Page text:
More than 90,000 COVID-19 patients are in hospitals in the United States where infections continue to occur.
The number of COVID-19 patients being treated in hospitals across the United States hit 90,000 on Friday, Reuters news agency reported, as people attended the Thanksgiving holiday this week.
The rate of hospital stays is now the highest since the pandemic began, said the news agency, which has pushed some medical facilities beyond their capacity and has been alerted by public health experts and state officials.
The rural New Mexico areas, which have put in lockdown to contain the spread of the novel coronavirus, are among the hardest hit areas in the country. 880 people were hospitalized across the U.S. state on Friday.
According to the county’s Facebook page, a Curry County hospital bordering the sparsely populated Texas Panhandle was the last to reach its ICU capacity earlier this week.
“This is the reality we will face if COVID-19 is allowed to spread freely,” tweeted New Mexico Governor Michelle Lujan Grisham on Friday, referring to the situation in Curry County and calling on people to open up Staying home to prevent the virus from spreading.
“There are not enough healthcare workers available in intensive care units,” she wrote.
This is the reality we face if COVID-19 is allowed to spread uncontrollably – intensive care units at full capacity, not enough healthcare workers available.
Protect yourself and your fellow New Mexicans by protecting our hospitals and health workers – stay home.https: //t.co/pbt5NJcskU
– Michelle Lujan Grisham (@GovMLG) November 27, 2020
COVID-19 infection rates have been rising in the US for weeks, and public health officials have warned that the situation could get worse as people who mingle with friends and relatives during Thanksgiving gradually develop symptoms.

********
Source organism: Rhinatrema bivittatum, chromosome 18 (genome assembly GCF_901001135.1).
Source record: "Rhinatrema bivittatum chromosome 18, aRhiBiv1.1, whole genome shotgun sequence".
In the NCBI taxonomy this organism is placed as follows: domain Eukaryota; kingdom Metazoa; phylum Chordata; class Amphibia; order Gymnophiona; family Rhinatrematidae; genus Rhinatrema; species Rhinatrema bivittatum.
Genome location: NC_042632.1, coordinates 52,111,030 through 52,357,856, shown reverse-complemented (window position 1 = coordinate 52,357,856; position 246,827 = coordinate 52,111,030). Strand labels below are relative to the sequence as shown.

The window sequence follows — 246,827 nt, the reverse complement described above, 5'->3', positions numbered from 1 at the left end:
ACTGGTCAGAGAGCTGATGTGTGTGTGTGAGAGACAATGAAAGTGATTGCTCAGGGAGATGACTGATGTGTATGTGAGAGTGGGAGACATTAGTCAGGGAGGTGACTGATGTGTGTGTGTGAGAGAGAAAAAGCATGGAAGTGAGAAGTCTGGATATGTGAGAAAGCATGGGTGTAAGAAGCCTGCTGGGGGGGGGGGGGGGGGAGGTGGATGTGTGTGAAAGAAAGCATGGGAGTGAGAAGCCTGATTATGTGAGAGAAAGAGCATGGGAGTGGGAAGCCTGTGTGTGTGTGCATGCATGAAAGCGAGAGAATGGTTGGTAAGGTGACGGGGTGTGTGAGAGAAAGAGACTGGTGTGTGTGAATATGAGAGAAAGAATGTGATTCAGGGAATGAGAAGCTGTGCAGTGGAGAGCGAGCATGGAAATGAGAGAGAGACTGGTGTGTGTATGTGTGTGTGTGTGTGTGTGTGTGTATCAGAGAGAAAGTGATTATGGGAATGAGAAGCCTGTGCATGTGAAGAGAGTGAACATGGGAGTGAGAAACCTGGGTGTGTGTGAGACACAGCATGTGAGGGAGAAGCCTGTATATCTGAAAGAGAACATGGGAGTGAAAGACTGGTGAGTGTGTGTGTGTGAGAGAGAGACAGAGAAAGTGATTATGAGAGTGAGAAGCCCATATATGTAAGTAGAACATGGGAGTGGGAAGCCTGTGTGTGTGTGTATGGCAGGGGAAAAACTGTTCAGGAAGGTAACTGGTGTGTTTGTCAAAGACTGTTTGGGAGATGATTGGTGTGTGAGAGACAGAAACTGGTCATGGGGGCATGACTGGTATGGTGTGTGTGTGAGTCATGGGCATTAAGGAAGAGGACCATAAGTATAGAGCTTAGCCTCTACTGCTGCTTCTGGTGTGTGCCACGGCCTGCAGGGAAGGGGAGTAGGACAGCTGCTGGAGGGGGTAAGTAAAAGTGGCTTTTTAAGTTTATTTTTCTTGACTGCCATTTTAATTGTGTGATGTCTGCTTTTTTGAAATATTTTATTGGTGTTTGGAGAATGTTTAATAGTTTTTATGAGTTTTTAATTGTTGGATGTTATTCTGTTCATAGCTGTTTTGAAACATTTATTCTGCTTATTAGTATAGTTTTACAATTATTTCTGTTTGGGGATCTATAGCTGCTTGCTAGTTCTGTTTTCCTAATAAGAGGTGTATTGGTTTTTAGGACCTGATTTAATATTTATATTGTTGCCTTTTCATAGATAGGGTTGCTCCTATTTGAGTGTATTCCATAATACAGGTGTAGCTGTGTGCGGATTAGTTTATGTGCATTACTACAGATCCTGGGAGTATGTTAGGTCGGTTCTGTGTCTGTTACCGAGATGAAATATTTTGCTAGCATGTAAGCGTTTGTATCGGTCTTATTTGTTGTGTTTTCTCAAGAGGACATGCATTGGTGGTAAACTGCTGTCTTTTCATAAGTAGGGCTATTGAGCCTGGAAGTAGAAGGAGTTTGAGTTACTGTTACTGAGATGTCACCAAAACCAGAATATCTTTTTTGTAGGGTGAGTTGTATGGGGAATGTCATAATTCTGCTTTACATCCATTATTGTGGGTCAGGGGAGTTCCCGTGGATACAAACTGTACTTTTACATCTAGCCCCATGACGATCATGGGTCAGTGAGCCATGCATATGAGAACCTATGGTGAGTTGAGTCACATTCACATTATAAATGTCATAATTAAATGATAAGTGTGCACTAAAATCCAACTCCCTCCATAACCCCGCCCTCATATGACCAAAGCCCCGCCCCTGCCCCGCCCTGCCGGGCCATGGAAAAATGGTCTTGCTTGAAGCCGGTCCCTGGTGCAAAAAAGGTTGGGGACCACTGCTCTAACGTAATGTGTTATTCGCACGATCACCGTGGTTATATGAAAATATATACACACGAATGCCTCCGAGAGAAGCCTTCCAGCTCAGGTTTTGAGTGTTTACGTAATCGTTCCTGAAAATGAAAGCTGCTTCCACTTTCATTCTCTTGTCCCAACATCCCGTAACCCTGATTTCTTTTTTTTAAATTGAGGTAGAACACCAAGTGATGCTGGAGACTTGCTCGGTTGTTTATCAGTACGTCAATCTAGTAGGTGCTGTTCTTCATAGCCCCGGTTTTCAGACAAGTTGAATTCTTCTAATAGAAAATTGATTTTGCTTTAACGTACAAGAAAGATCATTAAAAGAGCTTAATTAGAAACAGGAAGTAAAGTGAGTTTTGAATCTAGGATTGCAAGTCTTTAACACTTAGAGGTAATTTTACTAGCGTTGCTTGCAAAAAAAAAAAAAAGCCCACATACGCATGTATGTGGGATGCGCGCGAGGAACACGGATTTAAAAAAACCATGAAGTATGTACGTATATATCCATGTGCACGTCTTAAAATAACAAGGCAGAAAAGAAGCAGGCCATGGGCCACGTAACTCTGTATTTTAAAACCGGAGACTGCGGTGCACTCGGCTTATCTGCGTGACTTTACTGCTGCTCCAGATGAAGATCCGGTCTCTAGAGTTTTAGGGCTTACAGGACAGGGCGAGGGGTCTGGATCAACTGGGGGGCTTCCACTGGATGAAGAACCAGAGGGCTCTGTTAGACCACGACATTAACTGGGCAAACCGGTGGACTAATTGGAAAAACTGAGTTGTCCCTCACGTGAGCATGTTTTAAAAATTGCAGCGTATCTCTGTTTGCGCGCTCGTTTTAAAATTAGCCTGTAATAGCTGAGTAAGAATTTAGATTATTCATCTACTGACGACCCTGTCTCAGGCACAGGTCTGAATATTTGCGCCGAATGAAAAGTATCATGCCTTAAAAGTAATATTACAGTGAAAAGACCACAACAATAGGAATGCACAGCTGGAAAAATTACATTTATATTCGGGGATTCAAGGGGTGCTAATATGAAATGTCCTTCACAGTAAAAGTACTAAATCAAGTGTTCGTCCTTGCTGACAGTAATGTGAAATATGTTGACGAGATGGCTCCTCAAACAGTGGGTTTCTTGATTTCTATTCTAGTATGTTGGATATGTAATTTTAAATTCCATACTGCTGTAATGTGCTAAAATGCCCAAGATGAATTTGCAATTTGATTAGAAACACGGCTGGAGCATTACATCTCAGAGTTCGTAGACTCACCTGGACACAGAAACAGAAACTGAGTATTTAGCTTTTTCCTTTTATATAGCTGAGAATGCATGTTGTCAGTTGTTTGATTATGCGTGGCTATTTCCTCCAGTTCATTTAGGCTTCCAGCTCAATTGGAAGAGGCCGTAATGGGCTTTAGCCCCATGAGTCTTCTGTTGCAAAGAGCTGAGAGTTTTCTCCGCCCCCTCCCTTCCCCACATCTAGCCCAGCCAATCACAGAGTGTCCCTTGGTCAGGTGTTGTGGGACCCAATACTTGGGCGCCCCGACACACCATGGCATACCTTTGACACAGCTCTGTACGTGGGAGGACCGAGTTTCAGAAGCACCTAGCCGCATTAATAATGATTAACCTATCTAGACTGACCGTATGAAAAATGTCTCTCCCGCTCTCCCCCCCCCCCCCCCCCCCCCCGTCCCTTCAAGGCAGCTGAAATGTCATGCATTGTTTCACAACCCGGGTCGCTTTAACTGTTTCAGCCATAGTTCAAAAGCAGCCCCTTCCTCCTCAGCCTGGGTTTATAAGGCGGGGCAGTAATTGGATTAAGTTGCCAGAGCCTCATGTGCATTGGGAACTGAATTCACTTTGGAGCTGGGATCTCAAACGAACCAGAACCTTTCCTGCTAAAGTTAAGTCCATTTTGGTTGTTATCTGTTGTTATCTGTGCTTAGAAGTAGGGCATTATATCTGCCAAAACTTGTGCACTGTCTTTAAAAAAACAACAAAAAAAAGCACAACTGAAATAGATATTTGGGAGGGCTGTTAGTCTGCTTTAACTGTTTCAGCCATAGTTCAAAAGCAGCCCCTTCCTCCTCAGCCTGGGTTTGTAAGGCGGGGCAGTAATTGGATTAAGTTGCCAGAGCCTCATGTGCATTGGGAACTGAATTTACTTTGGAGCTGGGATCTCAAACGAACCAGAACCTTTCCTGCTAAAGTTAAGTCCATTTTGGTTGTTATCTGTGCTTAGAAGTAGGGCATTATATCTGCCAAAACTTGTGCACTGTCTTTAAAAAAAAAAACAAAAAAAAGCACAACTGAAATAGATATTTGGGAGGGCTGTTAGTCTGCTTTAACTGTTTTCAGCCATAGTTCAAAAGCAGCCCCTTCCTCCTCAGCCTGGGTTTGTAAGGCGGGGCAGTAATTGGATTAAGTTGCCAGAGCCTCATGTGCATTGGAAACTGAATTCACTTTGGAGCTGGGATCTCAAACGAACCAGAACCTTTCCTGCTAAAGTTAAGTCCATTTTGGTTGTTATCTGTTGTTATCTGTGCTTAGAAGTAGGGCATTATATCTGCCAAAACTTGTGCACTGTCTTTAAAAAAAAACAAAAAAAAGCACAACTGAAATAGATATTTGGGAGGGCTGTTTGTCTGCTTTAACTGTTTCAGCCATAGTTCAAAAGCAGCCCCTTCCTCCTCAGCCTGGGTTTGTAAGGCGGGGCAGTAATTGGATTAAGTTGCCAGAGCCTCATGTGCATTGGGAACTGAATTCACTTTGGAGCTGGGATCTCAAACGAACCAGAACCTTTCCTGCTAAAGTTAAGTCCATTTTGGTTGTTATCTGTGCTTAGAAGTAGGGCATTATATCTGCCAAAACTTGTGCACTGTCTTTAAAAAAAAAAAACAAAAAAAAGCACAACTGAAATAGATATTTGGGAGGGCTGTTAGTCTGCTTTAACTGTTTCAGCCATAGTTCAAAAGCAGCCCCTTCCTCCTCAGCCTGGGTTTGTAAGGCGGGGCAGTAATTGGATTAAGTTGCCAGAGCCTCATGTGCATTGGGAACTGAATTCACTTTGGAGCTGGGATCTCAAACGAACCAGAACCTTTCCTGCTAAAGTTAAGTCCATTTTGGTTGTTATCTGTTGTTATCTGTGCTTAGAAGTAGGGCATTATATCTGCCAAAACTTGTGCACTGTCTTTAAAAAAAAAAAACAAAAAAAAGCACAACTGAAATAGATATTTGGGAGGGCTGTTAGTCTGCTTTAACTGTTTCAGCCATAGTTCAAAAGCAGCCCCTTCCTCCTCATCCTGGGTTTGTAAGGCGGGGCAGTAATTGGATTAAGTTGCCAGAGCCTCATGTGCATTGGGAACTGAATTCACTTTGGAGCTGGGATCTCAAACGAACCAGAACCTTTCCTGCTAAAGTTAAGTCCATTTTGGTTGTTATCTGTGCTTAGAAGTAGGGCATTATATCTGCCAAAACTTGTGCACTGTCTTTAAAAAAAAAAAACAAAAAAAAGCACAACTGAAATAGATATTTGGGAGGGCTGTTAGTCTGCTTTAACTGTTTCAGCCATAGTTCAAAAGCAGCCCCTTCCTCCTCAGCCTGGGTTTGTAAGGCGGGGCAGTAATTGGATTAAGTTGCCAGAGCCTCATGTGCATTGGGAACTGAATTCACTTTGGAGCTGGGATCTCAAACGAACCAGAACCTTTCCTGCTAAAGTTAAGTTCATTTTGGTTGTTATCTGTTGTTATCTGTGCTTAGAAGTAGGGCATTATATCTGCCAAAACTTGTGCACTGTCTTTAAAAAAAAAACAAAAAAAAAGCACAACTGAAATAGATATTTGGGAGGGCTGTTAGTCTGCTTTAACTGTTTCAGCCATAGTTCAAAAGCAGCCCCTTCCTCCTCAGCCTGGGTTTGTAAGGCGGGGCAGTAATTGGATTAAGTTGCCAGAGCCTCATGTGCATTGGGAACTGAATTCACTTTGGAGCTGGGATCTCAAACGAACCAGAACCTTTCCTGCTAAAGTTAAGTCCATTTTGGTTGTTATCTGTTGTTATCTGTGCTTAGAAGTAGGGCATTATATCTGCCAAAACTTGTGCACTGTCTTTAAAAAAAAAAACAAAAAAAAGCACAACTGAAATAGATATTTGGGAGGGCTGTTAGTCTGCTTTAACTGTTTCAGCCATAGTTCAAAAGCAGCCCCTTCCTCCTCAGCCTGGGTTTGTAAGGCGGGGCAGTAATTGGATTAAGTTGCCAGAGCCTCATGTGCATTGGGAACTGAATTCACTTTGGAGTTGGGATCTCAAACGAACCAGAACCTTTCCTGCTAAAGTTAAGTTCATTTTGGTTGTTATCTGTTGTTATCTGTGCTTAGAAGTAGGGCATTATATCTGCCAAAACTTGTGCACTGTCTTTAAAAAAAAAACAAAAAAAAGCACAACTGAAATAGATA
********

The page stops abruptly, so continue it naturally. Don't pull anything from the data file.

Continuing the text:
To date, the country has reported more than 13.04 million cases of COVID-19 and more than 264,000 deaths related to the virus, according to a tally by Johns Hopkins University.
Many health professionals and politicians have asked Americans not to gather for Thanksgiving this year, as the socializing of households between households could accelerate the rate of transmission in the community and marginalize an already strained health care system.
Some adhered to public health guidelines, but the day before the holiday, usually one of the busiest travel days of the year in the US, more than 1.07 million people passed US airports, the Transportation Security Administration (TSA) said.
That was most of one day since the pandemic started.
Nearly six million Americans traveled by air Friday through Wednesday, the TSA also said – less than half of what was reported in the same period last year.
Black Friday shopping
The state governors have also urged people to stay home on Black Friday, a traditionally busy shopping day.
“Remember, skip the crowd and do your home shopping this Black Friday. Our local stores have roadside pick-ups and need our assistance, “Kentucky Governor Andy Beshear wrote in a tweet Friday.
Remember, skip the crowds and shop from home this Black Friday. Our local stores have roadside pick-ups and need our assistance. Shop locally and shop safely. #HealthyatHome. https://t.co/fklE3qOuak
– Governor Andy Beshear (@GovAndyBeshear) November 27, 2020
To mitigate a COVID-19 wave during the U.S. winter, more than 20 states have introduced new restrictions, including mask mandates and limiting the capacity of bars, restaurants, and places of worship.
In New York state, the U.S. Supreme Court on Wednesday ruled against Governor Andrew Cuomo’s restrictions on religious gatherings and voted for a restraining order from a Roman Catholic diocese and Orthodox Jewish communities to block the capacity restrictions.
It remains unclear whether curbs would be challenged in other states following the Supreme Court ruling.